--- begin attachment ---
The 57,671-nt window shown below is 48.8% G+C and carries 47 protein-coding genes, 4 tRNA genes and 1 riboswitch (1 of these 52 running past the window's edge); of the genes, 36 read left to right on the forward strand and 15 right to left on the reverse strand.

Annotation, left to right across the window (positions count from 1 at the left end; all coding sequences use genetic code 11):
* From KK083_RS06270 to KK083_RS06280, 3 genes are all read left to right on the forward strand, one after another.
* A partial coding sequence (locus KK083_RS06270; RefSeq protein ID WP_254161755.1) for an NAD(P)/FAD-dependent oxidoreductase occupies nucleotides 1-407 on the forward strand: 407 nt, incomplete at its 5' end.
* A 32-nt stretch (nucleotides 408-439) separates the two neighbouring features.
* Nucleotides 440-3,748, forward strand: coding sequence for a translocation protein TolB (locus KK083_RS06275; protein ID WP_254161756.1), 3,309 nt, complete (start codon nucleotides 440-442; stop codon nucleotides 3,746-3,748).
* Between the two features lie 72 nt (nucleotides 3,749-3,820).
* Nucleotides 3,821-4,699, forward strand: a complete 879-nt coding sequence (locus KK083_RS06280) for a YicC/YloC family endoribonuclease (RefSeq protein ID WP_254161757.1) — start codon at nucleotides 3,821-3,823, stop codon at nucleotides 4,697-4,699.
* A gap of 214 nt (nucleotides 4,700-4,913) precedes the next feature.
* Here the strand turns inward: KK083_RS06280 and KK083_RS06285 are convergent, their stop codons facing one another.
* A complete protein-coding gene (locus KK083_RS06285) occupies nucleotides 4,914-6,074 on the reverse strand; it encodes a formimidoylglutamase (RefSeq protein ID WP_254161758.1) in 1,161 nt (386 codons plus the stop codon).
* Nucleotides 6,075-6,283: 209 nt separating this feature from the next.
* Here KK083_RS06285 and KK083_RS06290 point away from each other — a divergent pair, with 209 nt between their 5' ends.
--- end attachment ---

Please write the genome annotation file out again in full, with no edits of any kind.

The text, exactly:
The 57,671-nt window shown below is 48.8% G+C and carries 47 protein-coding genes, 4 tRNA genes and 1 riboswitch (1 of these 52 running past the window's edge); of the genes, 36 read left to right on the forward strand and 15 right to left on the reverse strand.

Annotation, left to right across the window (positions count from 1 at the left end; all coding sequences use genetic code 11):
* From KK083_RS06270 to KK083_RS06280, 3 genes are all read left to right on the forward strand, one after another.
* A partial coding sequence (locus KK083_RS06270; RefSeq protein ID WP_254161755.1) for an NAD(P)/FAD-dependent oxidoreductase occupies nucleotides 1-407 on the forward strand: 407 nt, incomplete at its 5' end.
* A 32-nt stretch (nucleotides 408-439) separates the two neighbouring features.
* Nucleotides 440-3,748, forward strand: coding sequence for a translocation protein TolB (locus KK083_RS06275; protein ID WP_254161756.1), 3,309 nt, complete (start codon nucleotides 440-442; stop codon nucleotides 3,746-3,748).
* Between the two features lie 72 nt (nucleotides 3,749-3,820).
* Nucleotides 3,821-4,699, forward strand: a complete 879-nt coding sequence (locus KK083_RS06280) for a YicC/YloC family endoribonuclease (RefSeq protein ID WP_254161757.1) — start codon at nucleotides 3,821-3,823, stop codon at nucleotides 4,697-4,699.
* A gap of 214 nt (nucleotides 4,700-4,913) precedes the next feature.
* Here the strand turns inward: KK083_RS06280 and KK083_RS06285 are convergent, their stop codons facing one another.
* A complete protein-coding gene (locus KK083_RS06285) occupies nucleotides 4,914-6,074 on the reverse strand; it encodes a formimidoylglutamase (RefSeq protein ID WP_254161758.1) in 1,161 nt (386 codons plus the stop codon).
* Nucleotides 6,075-6,283: 209 nt separating this feature from the next.
* Here KK083_RS06285 and KK083_RS06290 point away from each other — a divergent pair, with 209 nt between their 5' ends.